The New England Patriots started off the season as the favorite to win the Super Bowl and according to oddsmakers, they’re still on top of the league. But if you look towards the advanced statistics, the Patriots are a mere 2nd according to ESPN’s Bill Barnwell, behind the Kansas City Chiefs.
It took a small miracle -- converting second-and-20 and third-and-18 against the Texans -- for the Patriots to avoid starting the season 1-2 with a pair of losses at home,” Barnwell argues. “Something is wrong in New England. I won't keep you in suspense: It's the defense. The Patriots rank dead last in defensive DVOA through three weeks, and it's not particularly close. The Patriots have a 35.4 percent DVOA, while the 31st-ranked Saints are closer to the Falcons in 20th than they are to the Patriots in last. They rank last in points allowed, too (31.7 per game). It has been a brutal start.”
Barnwell highlights how the Texans offense, lowly regarded by advanced metrics, had no problem torching the Patriots secondary and how the coaching decision to not pressure the quarterback could become an issue.
The Patriots have shown an ability to get after the quarterback with both Trey Flowers and Deatrich Wise, but “the Patriots have pressured opposing quarterbacks on just 22.8 percent of their dropbacks, which ranks 26th in the league,” according to Barnwell. When the Patriots generate pressure, opposing quarterbacks have a passer rating of 43.4, which ranks 9th and is a great sign.
But when the Patriots fail to generate pressure on those other 77.2% of the snaps, they “are allowing a league-worst 127.8 passer rating without pressure,” Barnwell writes. “For reference, Tom Brady's passer rating when unpressured last season was 125.6. Turning every quarterback you face into a Hall of Famer seems like a difficult way to win week after week.”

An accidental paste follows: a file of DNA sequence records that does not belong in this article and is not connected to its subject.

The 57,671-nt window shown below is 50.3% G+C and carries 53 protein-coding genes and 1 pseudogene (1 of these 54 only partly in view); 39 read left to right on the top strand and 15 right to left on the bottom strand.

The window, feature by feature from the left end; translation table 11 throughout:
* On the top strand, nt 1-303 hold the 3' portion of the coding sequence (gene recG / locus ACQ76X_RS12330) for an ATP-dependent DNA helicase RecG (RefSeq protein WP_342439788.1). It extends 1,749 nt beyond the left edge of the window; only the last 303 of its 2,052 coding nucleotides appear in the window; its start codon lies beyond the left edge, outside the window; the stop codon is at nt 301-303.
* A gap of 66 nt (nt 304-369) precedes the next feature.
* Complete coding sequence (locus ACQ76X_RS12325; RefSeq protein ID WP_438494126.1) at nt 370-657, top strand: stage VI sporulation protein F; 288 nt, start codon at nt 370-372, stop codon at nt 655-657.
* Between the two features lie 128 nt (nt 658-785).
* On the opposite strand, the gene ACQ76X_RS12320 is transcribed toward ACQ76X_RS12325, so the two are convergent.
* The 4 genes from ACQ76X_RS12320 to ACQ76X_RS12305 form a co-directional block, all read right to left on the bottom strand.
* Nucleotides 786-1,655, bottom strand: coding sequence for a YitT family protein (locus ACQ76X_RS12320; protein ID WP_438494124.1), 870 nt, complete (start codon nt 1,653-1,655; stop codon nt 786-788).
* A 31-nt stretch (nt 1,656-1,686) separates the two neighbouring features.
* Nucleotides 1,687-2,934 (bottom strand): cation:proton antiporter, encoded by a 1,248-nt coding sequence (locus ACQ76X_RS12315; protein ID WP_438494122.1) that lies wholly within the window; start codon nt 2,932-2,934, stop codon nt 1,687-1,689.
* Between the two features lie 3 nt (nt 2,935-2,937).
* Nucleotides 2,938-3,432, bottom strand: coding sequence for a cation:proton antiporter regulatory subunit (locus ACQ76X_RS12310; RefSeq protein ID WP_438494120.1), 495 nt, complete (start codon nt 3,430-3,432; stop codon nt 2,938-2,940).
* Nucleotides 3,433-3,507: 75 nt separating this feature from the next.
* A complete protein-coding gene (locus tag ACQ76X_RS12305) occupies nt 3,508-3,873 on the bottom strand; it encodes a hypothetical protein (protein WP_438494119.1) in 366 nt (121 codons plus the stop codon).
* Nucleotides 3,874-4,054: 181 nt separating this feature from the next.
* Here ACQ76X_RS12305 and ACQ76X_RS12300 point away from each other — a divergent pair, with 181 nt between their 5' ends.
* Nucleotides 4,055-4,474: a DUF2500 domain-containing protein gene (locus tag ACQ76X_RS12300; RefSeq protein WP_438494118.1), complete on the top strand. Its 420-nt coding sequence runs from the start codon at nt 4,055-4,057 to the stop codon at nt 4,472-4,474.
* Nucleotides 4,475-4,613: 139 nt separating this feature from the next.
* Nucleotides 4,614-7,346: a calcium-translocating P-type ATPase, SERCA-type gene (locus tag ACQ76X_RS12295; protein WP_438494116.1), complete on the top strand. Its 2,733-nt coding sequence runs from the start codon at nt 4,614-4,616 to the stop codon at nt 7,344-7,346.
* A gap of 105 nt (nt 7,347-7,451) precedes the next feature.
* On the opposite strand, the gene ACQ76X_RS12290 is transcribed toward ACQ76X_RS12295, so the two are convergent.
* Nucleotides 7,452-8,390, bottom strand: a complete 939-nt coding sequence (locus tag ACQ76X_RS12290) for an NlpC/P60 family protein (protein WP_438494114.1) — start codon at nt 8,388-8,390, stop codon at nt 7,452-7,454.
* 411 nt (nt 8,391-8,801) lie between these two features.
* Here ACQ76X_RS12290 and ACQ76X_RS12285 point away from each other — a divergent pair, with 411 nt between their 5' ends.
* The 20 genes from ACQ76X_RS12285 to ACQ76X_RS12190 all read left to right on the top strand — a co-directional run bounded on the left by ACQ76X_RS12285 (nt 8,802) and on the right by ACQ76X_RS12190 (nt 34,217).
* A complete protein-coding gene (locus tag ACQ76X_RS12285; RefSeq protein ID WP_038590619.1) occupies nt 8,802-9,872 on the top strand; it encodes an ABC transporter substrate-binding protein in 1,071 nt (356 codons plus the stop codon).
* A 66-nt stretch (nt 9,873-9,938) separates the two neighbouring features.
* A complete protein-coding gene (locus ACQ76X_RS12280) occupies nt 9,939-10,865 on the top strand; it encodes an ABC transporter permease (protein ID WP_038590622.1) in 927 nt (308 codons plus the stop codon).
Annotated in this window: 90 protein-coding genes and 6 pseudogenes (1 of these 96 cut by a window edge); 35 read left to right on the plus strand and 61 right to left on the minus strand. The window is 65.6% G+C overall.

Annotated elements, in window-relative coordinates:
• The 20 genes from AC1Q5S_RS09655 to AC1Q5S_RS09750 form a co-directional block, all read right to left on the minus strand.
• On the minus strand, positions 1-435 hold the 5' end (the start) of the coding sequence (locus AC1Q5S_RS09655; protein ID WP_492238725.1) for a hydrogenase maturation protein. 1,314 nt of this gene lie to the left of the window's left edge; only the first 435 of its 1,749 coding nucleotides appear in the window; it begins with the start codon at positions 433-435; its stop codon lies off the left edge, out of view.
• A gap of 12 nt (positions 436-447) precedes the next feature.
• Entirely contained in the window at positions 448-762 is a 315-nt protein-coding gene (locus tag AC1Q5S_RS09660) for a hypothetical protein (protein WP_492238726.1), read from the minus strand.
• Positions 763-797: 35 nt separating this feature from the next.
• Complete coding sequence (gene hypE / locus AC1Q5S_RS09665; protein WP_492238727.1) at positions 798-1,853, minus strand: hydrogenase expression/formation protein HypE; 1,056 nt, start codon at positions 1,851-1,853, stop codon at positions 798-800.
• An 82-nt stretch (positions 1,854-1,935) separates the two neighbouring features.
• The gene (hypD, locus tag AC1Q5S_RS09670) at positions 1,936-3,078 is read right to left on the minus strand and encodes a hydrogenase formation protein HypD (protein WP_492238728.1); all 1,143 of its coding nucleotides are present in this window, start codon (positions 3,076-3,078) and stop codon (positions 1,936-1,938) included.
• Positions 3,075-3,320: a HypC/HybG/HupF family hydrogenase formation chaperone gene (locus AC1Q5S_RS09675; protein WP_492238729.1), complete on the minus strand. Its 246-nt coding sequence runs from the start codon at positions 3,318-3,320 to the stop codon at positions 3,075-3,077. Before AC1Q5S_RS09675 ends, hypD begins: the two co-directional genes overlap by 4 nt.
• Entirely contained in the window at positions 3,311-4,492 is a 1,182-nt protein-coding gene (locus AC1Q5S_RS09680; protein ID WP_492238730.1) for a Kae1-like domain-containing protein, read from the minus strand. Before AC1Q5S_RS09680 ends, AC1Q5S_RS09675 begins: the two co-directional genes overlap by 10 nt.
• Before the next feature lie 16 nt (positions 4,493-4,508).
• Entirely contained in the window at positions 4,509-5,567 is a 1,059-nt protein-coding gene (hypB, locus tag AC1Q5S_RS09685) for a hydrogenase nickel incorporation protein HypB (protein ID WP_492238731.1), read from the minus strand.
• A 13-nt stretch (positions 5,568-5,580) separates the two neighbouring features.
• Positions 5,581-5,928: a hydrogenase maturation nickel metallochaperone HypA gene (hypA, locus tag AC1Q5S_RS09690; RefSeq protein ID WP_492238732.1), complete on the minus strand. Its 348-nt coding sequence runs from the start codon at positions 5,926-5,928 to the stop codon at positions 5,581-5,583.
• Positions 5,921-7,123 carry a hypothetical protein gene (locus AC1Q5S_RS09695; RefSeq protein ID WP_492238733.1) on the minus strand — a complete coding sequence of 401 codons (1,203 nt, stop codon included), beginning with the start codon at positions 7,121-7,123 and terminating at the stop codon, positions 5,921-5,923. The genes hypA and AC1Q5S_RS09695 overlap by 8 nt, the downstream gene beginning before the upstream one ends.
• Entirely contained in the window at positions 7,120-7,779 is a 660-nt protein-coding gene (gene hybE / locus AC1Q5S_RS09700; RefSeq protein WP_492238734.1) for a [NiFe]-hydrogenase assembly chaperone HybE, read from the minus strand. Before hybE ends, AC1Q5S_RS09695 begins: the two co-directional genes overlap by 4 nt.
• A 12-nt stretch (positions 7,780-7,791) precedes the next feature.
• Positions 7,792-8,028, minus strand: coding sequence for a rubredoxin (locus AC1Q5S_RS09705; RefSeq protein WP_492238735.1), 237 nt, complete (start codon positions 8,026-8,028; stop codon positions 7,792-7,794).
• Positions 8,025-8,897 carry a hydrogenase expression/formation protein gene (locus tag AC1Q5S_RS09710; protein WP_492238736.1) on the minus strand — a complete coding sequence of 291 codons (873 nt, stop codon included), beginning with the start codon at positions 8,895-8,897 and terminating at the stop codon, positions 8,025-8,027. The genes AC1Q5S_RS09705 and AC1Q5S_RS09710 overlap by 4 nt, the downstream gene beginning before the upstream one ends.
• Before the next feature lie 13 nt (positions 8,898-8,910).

So the Patriots have been successful when they pressure the quarterback, but the problem is that they don’t tend to sell out to get the quarterback. According to Pro Football Focus’ Louie Benjamin, the Patriots failed to record a pressure on Texans QB Deshaun Watson at any point faster than 2.4 seconds “and 47% of the pressure came in 3 seconds or more.”
In other words, part of the Patriots lack of pressure has been intentional as they try to keep the mobile quarterbacks in the pocket.
But a further problem is that when the quarterbacks stay in the pocket, they’re still finding open receivers. The only way the “low pressure” strategy works is if the coverage is outstanding, which has decidedly not been the case this year.
Devin McCourty had allowed multiple scores. Stephon Gilmore has been tagged with a big play allowed each week. Patrick Chung and Malcolm Butler haven’t been consistent. What should have been an obvious strength for the Patriots defense in 2017 has been a clear work in progress.
Barnwell seems to think that the Patriots secondary will improve as all players regress back towards their historical levels of play. It’s bad timing that all four starters regressed at the same time, but they should eventually get back to playing at the level seen from 2014-16.
Football Outsiders’ Aaron Schatz, the creator of DVOA, looked into the Patriots terrible defense through three games to see if there’s any historical precedence worth discussing. The Patriots rank 32nd in the league in DVOA, a chasm away from the 31st ranked Saints.
Schatz looked at other teams over the past two decades that ranked in the bottom five of defensive DVOA through three games, but still held a winning record, and found 16 qualifying teams. 12 of the 16 teams made the playoffs, “although only one— the 2006 Colts— won the Super Bowl.” That said, of those 16 teams, the 2017 Patriots defense was superior to only two of them.
Three other Patriots squads are counted of those 16, including the 2006, 2010, and 2011 teams. All three made the postseason, with the 2011 team reaching the Super Bowl, so having such a bad defense at this point in the year is not a death knell for the squad.
In fact, the prior precedence suggests that if the Patriots can slowly climb back up to the low-20s or even the teens in the rankings by the end of the year, then New England has a real shot of becoming a complete team just in time for the playoffs because that indicates the unit made serious strides over the course of the year. Even those 2006 Patriots finished the year ranked 7th in defensive DVOA.
The Patriots defense has a long way to go before it can be considered “average,” but an “average” defense paired with the high-flying New England offense should be enough to get the team back over the top.